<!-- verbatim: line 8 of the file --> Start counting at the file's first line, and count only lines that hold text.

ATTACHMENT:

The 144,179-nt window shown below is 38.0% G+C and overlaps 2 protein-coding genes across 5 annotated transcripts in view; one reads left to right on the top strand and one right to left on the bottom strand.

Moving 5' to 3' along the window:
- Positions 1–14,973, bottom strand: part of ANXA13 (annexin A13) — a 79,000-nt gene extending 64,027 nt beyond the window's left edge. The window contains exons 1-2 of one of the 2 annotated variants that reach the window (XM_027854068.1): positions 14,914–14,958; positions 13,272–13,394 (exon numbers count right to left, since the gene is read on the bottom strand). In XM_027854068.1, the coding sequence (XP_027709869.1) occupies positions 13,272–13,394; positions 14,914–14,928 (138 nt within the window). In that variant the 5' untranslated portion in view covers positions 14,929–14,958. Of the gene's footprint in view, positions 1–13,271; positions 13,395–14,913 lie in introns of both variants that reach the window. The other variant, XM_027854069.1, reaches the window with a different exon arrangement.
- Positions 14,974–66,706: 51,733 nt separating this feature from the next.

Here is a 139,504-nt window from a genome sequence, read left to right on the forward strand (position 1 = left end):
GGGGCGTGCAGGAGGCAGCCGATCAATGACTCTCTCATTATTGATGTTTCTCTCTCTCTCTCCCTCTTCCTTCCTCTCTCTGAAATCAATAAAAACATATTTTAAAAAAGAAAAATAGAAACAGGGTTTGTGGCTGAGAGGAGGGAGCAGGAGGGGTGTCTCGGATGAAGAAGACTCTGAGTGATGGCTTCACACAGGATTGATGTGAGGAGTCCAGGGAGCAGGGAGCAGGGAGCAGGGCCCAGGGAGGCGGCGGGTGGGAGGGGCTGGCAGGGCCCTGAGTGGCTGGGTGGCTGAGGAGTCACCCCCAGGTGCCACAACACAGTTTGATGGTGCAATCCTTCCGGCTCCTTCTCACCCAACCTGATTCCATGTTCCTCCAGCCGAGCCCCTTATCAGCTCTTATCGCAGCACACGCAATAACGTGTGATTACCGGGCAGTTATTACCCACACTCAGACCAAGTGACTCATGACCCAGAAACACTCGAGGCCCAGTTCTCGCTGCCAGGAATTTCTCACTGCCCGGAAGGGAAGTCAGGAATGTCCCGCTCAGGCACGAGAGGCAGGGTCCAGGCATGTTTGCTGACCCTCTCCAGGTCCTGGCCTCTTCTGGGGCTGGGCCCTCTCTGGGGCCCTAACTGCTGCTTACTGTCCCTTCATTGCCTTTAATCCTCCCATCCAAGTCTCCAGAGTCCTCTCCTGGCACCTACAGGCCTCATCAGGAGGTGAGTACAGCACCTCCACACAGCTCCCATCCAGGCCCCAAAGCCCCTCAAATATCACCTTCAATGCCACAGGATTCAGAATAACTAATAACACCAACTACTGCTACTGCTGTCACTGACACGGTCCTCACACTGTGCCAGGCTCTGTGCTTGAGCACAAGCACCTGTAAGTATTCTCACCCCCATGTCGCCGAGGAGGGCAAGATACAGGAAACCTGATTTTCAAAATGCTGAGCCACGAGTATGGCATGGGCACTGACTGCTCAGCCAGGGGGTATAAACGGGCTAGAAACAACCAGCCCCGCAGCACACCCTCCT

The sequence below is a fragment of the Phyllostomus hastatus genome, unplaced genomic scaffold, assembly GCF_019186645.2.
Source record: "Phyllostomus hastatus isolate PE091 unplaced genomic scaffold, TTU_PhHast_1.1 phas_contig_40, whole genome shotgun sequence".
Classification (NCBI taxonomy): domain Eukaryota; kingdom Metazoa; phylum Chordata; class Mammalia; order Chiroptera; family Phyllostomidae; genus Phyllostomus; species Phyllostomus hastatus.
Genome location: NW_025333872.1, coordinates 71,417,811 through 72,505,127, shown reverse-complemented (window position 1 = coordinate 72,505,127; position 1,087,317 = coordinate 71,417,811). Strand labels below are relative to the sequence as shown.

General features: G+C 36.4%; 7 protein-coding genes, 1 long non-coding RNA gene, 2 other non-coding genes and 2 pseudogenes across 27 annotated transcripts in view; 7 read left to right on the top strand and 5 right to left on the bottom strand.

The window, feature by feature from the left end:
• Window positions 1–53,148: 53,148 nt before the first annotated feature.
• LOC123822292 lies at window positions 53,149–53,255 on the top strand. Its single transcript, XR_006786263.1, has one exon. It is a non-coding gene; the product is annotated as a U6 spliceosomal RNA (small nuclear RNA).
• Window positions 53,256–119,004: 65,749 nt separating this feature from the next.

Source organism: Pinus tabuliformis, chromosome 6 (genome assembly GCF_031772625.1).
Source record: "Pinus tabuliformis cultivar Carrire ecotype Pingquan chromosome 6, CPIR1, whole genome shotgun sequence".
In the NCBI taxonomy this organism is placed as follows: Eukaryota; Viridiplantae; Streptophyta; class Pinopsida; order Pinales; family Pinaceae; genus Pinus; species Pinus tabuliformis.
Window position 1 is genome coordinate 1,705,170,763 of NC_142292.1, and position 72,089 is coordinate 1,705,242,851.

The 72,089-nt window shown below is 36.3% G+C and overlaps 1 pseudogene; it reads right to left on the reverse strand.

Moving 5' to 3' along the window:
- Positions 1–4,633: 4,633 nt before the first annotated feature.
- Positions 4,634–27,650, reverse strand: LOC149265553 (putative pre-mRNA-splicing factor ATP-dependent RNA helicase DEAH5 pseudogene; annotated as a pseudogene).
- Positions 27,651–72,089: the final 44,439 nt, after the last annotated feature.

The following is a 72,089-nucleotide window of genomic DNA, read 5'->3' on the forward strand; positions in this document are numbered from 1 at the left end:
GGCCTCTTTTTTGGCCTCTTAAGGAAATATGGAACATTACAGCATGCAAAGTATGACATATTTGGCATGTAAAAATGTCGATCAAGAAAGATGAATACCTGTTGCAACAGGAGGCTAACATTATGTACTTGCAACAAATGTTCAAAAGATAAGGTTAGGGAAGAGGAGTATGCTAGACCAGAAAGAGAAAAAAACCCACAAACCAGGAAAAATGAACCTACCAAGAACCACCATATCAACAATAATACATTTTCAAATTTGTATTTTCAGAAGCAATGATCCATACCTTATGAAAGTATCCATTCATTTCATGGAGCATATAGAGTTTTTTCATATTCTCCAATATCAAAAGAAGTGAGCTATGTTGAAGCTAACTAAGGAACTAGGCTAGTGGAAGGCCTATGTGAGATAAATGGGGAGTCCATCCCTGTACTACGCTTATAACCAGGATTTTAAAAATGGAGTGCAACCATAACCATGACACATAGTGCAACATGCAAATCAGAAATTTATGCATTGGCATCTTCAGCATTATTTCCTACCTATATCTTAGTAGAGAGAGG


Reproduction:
Source record: "Phyllostomus hastatus isolate PE091 unplaced genomic scaffold, TTU_PhHast_1.1 phas_contig_40, whole genome shotgun sequence".